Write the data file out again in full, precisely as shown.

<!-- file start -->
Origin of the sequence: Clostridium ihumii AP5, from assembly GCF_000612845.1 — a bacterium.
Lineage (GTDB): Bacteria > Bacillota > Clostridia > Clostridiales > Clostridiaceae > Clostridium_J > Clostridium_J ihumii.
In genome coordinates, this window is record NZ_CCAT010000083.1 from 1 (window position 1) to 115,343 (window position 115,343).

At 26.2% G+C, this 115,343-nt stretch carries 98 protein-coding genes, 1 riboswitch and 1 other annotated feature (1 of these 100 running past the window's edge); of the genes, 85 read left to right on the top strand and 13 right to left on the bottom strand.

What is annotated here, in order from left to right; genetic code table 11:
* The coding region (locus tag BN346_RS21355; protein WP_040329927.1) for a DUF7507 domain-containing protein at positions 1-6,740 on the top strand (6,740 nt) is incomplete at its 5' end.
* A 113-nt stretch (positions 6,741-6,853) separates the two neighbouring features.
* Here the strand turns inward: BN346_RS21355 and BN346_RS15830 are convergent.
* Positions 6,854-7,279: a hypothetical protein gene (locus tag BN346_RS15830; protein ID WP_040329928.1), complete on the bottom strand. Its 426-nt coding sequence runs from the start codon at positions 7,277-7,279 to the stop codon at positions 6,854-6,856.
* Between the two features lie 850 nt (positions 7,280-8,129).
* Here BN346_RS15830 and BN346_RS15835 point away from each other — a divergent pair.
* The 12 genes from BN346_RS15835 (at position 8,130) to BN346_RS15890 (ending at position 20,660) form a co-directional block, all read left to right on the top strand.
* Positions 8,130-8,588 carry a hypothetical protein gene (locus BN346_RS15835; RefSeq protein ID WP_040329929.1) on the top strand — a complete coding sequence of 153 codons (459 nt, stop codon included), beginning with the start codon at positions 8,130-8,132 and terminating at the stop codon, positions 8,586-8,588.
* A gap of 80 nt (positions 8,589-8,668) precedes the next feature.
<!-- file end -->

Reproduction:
Origin of the sequence: Clostridium ihumii AP5, from assembly GCF_000612845.1 — a bacterium.
Lineage (GTDB): Bacteria > Bacillota > Clostridia > Clostridiales > Clostridiaceae > Clostridium_J > Clostridium_J ihumii.
In genome coordinates, this window is record NZ_CCAT010000083.1 from 1 (window position 1) to 115,343 (window position 115,343).

At 26.2% G+C, this 115,343-nt stretch carries 98 protein-coding genes, 1 riboswitch and 1 other annotated feature (1 of these 100 running past the window's edge); of the genes, 85 read left to right on the top strand and 13 right to left on the bottom strand.

What is annotated here, in order from left to right; genetic code table 11:
* The coding region (locus tag BN346_RS21355; protein WP_040329927.1) for a DUF7507 domain-containing protein at positions 1-6,740 on the top strand (6,740 nt) is incomplete at its 5' end.
* A 113-nt stretch (positions 6,741-6,853) separates the two neighbouring features.
* Here the strand turns inward: BN346_RS21355 and BN346_RS15830 are convergent.
* Positions 6,854-7,279: a hypothetical protein gene (locus tag BN346_RS15830; protein ID WP_040329928.1), complete on the bottom strand. Its 426-nt coding sequence runs from the start codon at positions 7,277-7,279 to the stop codon at positions 6,854-6,856.
* Between the two features lie 850 nt (positions 7,280-8,129).
* Here BN346_RS15830 and BN346_RS15835 point away from each other — a divergent pair.
* The 12 genes from BN346_RS15835 (at position 8,130) to BN346_RS15890 (ending at position 20,660) form a co-directional block, all read left to right on the top strand.
* Positions 8,130-8,588 carry a hypothetical protein gene (locus BN346_RS15835; RefSeq protein ID WP_040329929.1) on the top strand — a complete coding sequence of 153 codons (459 nt, stop codon included), beginning with the start codon at positions 8,130-8,132 and terminating at the stop codon, positions 8,586-8,588.
* A gap of 80 nt (positions 8,589-8,668) precedes the next feature.